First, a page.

I'm not versed on the Persona subseries that became its own franchise, nor can I speak of the MMOs that were the failed NINE and successful IMAGINE. However, as pointed out before, Digital Devil Saga got rid of demon recruitment/fusion, while keeping press turns and using Mantras for skill learning, which are sorta like Carnages, the big differences being Mantras need money and not enemy drops to make, and don't offer any stats or resistance changes in themselves. 

However, where TMS gets its primary inspiration is from Shin Megami Tensei: Strange Journey on the DS. The director for SJ was one of the directors for TMS. There are two minor references to Strange Journey in TMS. The first is Performa, "Forma" is the name for enemy drops in SJ needed to forge new equipment in addition to money. The second is the stadium in which the portal to TMS's final dungeon is located- the Cosmic Egg. The Cosmic Eggs are Macguffins in the final Sector (dungeon) of SJ. In addition, the Performa-draining atmosphere emanating from the Cosmic Egg in TMS is reminiscent of the Schwarzwelt- the black hole-esque spatial anomaly emanating from the South Pole which is slowly devouring the Earth in SJ and which the game takes place entirely inside of.

In gameplay, there is one clear connection between SJ and TMS. In SJ, they got rid of Press Turns (and made the fusion system rather difficult on inheritance), but added a new weakness-targeting mechanic- Demon Co-Op Attacks. If the hero or a demon lands an attack targeting an enemy weakness, and any of the three other active units shares their primary alignment (Law, Neutral, or Chaos) that ally or those allies (more damage dealt when more allies attack) will do an element-free followup attack to the attacked enemy.

Sessions are Demon Co-Op attacks, but with greater elaboration. I won't say they call for more skill, or have that much more depth, you can't decide which Session skills to string together and Duo Arts are random, but they are a progression on the idea.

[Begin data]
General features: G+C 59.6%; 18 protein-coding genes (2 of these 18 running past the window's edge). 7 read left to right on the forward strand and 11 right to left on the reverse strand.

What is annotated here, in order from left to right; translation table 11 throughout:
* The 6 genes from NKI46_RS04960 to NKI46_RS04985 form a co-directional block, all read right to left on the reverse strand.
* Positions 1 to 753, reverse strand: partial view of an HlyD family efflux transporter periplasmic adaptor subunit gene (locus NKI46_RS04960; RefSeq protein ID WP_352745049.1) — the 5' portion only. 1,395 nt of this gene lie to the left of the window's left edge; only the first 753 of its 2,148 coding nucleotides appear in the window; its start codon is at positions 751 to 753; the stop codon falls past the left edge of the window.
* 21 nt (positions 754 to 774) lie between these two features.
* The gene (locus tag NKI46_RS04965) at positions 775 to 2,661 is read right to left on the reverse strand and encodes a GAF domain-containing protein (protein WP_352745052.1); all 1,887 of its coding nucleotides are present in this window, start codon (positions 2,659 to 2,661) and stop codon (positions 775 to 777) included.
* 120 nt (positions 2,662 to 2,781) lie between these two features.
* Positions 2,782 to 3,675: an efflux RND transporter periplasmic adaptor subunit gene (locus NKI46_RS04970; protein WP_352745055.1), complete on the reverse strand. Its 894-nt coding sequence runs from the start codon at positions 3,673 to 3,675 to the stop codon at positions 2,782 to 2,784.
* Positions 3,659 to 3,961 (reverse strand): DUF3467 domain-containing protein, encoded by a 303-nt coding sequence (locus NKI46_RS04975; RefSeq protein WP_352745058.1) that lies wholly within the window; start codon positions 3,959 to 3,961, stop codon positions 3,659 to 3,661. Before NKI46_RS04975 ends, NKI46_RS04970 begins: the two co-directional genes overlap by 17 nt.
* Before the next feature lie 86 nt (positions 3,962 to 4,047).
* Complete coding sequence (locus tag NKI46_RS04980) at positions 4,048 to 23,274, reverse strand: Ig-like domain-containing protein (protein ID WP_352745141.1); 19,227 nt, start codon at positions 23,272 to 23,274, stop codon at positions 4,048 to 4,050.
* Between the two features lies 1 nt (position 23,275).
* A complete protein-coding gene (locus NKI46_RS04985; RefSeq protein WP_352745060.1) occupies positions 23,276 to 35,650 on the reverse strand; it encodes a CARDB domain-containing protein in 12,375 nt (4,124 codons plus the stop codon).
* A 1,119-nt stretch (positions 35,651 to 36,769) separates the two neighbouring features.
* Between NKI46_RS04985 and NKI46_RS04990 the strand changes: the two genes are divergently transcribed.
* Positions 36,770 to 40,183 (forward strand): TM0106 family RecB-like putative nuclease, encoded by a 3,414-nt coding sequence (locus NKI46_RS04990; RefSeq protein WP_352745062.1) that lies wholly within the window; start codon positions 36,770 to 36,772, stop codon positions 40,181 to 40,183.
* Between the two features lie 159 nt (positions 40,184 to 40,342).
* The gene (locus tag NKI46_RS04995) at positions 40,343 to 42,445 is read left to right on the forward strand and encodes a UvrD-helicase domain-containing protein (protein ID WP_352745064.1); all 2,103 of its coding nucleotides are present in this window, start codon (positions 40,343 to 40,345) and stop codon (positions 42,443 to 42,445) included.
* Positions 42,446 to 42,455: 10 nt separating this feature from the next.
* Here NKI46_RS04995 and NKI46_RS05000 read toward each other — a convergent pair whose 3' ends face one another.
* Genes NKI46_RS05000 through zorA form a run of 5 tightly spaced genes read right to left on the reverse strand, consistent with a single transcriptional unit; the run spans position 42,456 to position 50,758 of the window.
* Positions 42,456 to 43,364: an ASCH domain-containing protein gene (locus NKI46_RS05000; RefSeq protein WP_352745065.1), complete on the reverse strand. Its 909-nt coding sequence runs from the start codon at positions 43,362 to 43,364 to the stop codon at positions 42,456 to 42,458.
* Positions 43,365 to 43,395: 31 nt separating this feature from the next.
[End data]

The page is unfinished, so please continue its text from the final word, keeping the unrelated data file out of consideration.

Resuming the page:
Huh. So from the sounds of it, it almost is a direct port of the gameplay of another SMT game.

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9 hours ago, Jotari said:

Huh. So from the sounds of it, it almost is a direct port of the gameplay of another SMT game.

I've only played about halfway into SJ (but I know how the story goes), but it is certainly influenced by it. Not completely, for instance SJ is a purer dungeon crawler in first-person, which was how classic SMT played, but the game engine was borrowed from the Etrian Odyssey franchise of Atlus (if you don't mind an old-fashioned dungeon crawler with minimal story, they're good). EO also has you buy equipment you first have to get in the shop via selling enemy drops, which thus led to SJ Forma, and thus TMS Performa; normally you just buy your stuff in SMT sans enemy drops (although Sword Fusion did exist in a couple games). 

 

And after a little checking, it appears that Persona (Persona 3 and beyond to be precise, rarely does "Persona" in the generic refer to 1 & 2) had something like Demon Co-Op attacks several years- P3 released in Japan in 06, P4 in 08, SJ in 09, beforehand. All-Out Attacks is what they were called, hit all enemies with criticals or their weaknesses to knock them down and trigger a target all physical melee by all allies. Apparently P4's Golden enhanced version (released in 2012- three years before TMS) even added what in TMS would be called Duo Arts.

So it could be that Persona is to thank for Sessions. Even though the two franchises are handled separately within Atlus, there is nothing stopping the one development crew on one side from borrowing from the other. Persona did begin as an SMT spinoff, and Persona 1 and 2 feature on the side the Female Protagonist of SMT: If..., which is itself- a high school setting SMT- the inspiration for Persona. 

Although I wouldn't rule out the role of Strange Journey's director entirely, since opting not for the Press Turn system in TMS was certainly a little odd, given it seems to be rather popular, hence its return in SMTIV.

Nor would I call TMS a Persona game wholesale. Since although I don't play Persona, from what I've read, I'd imagine Persona fans would be complaining of how nonexistent their beloved simulation elements are in TMS (which is why I don't care for Persona). There is no Japanese school life, no part-time jobs, no little recreations, no untranslated Japanese honorifics, no serious social commentary, Side Stories are a threadbare and sorry substitute for Social Links/Confidants (and Side Stories I think have some FE influence, since complete all three for a character and their purely texted-based character endings change- as if you A/S Supported them).